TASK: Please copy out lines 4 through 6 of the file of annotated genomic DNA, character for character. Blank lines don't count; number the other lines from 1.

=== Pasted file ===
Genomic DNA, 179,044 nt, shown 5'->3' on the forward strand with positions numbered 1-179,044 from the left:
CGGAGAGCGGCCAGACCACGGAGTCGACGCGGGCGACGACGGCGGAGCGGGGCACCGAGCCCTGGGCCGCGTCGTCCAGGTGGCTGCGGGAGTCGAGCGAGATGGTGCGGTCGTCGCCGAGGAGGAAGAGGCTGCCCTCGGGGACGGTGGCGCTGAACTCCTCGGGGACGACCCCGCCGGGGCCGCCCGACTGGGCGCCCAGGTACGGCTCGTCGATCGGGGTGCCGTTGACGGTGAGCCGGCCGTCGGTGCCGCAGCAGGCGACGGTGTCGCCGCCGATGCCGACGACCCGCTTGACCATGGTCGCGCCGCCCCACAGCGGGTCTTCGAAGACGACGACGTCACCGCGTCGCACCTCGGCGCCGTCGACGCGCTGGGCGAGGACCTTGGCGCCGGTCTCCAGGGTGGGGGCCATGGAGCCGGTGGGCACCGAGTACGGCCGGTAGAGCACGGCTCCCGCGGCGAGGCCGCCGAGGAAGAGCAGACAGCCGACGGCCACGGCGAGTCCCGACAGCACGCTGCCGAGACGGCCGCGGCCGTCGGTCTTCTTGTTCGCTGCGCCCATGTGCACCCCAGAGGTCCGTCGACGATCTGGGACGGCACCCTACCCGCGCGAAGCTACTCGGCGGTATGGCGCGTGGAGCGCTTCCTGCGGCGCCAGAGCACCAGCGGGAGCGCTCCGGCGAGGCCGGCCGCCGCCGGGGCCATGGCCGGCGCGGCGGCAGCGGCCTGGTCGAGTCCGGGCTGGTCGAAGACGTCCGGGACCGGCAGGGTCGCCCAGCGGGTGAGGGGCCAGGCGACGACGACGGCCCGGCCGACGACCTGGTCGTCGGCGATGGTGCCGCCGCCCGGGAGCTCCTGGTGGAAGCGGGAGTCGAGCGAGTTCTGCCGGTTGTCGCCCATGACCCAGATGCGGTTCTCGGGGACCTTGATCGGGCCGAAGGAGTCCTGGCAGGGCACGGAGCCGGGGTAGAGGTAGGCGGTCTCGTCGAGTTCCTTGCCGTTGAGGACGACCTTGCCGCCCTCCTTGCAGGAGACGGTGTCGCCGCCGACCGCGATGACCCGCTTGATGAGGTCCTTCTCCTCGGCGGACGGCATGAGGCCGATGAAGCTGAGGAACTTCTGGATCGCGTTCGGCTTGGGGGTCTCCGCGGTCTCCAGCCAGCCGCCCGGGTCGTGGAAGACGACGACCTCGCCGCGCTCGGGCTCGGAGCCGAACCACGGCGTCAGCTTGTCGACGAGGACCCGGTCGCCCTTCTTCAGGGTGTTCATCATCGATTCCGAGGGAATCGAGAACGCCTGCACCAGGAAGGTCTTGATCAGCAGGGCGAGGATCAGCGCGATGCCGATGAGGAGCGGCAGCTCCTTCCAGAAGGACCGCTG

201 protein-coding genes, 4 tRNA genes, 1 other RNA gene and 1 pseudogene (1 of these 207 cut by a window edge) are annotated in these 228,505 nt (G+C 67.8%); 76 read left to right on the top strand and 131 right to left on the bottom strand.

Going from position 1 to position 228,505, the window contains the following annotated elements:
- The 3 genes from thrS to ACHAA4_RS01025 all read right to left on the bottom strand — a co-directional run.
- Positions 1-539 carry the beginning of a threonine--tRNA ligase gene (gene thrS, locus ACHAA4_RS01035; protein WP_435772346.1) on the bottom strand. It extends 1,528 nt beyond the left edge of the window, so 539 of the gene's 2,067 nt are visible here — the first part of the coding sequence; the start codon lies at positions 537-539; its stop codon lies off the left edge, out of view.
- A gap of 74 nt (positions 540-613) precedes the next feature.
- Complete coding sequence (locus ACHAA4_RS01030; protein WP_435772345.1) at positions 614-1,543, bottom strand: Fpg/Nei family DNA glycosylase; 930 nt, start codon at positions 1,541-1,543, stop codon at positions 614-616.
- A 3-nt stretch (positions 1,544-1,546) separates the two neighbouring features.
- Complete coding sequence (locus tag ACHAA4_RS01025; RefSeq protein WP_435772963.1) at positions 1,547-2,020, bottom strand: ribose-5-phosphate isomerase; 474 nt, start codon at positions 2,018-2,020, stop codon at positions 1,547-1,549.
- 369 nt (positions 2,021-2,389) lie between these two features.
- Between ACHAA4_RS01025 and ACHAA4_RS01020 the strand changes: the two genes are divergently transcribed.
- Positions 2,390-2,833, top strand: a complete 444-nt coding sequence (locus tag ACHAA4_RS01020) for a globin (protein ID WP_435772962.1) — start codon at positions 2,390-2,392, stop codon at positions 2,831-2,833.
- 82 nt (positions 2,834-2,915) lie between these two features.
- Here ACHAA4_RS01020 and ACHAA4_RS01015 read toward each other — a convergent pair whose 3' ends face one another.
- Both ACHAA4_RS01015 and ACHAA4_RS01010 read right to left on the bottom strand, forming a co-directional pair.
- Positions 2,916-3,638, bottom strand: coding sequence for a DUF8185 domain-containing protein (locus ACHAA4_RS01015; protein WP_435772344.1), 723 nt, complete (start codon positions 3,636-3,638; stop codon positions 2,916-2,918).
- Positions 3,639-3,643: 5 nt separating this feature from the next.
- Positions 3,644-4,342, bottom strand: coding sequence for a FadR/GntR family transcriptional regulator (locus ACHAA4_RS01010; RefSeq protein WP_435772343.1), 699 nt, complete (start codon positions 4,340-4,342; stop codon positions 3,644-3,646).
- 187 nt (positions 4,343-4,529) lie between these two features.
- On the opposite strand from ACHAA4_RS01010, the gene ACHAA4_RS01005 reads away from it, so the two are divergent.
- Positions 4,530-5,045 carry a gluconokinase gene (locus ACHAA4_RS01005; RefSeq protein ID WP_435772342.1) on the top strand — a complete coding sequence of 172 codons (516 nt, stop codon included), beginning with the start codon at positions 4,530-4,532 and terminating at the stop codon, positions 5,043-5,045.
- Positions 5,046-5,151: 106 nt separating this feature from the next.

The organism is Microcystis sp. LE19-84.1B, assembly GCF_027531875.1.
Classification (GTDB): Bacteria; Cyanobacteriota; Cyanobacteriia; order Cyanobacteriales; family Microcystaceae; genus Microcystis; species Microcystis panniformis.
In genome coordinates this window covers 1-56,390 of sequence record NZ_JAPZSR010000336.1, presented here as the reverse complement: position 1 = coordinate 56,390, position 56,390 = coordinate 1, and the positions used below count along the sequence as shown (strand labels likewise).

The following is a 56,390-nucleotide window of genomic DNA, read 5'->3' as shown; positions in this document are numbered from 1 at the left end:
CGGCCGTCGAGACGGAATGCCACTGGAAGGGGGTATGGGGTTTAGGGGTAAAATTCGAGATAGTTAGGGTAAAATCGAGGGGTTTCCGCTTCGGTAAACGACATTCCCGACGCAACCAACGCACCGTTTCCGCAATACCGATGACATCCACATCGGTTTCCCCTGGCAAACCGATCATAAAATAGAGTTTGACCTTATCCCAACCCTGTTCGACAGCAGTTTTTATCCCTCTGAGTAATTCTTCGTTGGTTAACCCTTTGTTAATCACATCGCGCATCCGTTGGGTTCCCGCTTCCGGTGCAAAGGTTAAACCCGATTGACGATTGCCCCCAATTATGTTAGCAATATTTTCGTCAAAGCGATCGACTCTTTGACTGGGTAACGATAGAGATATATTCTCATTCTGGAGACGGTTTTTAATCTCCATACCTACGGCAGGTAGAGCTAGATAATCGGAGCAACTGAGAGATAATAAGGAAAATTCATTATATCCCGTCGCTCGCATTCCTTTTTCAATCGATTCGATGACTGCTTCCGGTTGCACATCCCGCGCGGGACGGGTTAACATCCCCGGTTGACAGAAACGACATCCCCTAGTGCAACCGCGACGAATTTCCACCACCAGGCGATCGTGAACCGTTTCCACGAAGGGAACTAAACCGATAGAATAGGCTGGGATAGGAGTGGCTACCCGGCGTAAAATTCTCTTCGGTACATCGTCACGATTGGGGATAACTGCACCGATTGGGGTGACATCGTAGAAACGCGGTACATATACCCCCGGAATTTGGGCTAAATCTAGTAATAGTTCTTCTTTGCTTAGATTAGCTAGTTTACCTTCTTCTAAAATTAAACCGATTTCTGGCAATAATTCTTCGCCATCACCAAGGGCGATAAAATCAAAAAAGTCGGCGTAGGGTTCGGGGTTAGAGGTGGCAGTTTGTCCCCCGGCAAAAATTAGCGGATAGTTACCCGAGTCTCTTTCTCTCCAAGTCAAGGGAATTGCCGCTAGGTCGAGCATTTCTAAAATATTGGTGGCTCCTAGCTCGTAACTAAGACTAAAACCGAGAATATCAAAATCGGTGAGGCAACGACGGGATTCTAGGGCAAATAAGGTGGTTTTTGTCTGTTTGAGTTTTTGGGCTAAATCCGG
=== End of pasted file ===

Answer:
Going from position 1 to position 228,505, the window contains the following annotated elements:
- The 3 genes from thrS to ACHAA4_RS01025 all read right to left on the bottom strand — a co-directional run.
- Positions 1-539 carry the beginning of a threonine--tRNA ligase gene (gene thrS, locus ACHAA4_RS01035; protein WP_435772346.1) on the bottom strand. It extends 1,528 nt beyond the left edge of the window, so 539 of the gene's 2,067 nt are visible here — the first part of the coding sequence; the start codon lies at positions 537-539; its stop codon lies off the left edge, out of view.